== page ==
Surgical Site Infection
- May 20, 2018
- Declarations of Conflicts of Interest:
- Donald E. Fry serves on the board of the Surgical Infection Foundation and is a past president of the organization. He is currently a member of 25 surgical societies and held no offices for any of these societies at the time of publication. He is editor-in-chief of the journal Surgical Infections. He speaks periodically on surgical infections for Becton Dickinson. He is a consultant to Prescient Surgical Co. (wound protector; stock options) and Melinta Therapeutics (new antibiotic; honorarium). He is a consultant and chairperson of the advisory board to the IrrlMax Company (honorarium; research funding) on the use of an application of dilute chlorhexidine in the surgical wound.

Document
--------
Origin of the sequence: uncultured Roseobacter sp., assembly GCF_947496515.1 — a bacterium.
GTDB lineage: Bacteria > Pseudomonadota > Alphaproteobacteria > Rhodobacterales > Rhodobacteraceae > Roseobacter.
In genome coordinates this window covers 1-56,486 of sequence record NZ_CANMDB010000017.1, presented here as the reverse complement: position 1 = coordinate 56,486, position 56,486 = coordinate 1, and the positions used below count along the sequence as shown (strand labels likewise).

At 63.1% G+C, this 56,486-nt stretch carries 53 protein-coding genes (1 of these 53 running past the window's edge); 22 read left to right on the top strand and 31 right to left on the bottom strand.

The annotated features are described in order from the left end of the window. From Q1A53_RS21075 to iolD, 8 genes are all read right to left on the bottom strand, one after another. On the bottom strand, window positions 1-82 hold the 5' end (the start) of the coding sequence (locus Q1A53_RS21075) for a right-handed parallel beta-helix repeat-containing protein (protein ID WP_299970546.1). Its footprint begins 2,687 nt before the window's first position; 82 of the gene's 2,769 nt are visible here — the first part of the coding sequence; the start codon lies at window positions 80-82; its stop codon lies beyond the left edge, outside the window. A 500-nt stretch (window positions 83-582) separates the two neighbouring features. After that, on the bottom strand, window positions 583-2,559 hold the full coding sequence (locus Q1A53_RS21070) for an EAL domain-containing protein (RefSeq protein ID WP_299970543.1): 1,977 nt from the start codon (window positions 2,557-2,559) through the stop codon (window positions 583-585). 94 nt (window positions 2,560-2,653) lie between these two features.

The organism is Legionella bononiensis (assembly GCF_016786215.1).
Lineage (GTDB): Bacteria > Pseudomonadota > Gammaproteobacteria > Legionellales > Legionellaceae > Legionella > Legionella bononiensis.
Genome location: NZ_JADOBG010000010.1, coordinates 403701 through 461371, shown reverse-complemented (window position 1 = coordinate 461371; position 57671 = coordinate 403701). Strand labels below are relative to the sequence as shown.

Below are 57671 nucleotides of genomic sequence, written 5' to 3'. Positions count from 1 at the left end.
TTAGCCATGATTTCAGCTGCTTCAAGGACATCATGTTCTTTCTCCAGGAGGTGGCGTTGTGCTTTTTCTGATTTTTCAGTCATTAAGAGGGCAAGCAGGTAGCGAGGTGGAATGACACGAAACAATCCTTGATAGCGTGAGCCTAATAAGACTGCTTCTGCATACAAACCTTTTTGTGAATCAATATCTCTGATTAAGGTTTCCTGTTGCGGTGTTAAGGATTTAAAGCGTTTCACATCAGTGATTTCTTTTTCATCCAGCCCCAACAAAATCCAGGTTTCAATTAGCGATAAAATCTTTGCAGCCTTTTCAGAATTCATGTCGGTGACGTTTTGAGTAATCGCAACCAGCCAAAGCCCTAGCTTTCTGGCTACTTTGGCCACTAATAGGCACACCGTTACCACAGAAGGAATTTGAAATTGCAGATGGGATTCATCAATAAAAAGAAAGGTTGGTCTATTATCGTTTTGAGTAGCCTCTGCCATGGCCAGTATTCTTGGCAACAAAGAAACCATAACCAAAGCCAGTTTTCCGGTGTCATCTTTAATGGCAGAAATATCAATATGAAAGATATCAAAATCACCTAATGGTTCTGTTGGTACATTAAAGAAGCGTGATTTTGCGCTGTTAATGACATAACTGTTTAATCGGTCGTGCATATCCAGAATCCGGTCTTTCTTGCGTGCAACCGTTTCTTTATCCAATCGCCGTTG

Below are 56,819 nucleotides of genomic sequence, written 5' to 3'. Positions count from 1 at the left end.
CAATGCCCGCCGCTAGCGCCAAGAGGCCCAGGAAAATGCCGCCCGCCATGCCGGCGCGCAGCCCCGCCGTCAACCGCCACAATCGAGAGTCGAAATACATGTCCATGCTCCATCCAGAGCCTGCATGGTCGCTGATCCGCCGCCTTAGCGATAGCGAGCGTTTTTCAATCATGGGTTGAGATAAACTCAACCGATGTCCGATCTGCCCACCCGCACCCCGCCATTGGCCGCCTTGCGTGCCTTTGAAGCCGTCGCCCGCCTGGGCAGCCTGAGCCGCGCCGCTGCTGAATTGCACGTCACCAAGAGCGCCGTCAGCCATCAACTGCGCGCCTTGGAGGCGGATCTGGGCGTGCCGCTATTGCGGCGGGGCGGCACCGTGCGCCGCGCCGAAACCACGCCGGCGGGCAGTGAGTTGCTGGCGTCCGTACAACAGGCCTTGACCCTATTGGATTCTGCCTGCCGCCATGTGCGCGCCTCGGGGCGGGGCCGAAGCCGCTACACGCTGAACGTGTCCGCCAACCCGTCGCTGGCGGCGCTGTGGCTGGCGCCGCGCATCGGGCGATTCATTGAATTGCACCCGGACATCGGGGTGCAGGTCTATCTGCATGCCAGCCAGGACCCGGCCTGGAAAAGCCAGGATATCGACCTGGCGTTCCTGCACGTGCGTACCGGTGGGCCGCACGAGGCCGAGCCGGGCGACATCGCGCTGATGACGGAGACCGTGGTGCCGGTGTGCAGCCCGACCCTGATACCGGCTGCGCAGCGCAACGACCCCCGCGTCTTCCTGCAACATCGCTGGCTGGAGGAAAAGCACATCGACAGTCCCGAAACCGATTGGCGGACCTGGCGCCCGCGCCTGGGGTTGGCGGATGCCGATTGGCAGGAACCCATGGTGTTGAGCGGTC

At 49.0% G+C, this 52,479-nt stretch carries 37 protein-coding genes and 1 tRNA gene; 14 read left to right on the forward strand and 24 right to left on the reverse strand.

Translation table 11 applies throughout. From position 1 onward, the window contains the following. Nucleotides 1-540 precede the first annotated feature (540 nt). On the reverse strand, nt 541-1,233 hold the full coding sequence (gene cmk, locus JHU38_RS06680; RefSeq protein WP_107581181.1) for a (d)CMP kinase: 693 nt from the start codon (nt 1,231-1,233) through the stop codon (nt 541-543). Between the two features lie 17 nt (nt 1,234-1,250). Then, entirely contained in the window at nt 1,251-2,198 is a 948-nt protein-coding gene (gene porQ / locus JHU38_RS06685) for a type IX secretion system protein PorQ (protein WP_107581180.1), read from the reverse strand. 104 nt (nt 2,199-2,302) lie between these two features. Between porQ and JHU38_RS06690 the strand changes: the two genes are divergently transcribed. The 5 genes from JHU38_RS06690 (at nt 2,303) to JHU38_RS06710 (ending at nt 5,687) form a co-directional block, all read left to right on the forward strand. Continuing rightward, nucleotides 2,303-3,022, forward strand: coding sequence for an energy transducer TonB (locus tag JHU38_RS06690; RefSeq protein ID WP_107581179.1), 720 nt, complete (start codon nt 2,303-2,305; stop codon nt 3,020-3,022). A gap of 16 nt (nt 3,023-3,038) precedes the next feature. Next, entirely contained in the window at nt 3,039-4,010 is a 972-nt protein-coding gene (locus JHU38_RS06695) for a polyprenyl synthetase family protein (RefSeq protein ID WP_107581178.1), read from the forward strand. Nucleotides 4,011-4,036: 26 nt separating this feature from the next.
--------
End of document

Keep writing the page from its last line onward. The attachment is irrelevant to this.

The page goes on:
Surgical site infection continues to be a major source of morbidity, economic cost, and even death in surgical patients. These infections occur as part of a complex interaction between the number of bacteria that contaminate the surgical site, the virulence of the contaminant, the microenvironment at the surgical site, and the integrity of host defense. Different surgical sites from different types of operations are at different risks for infection. Of importance, acute and chronic medical conditions become important variables in modulating the effectiveness of the host response, and hence the likelihood that infection will occur. The actual rates of surgical site infection for most operations remain poorly defined because many procedures are performed on an outpatient basis, many infections in the inpatient population are not identified until after discharge, and the thoroughness of surveillance remains inconsistent. Multiple preventive measures, including the judicious use of preoperative antibiotics, have been demonstrated to reduce the frequency of surgical site infections. Even with the use of all of the effective preventive measures, infections still occur and require effective management and innovative new strategies to minimize the consequences of the infection.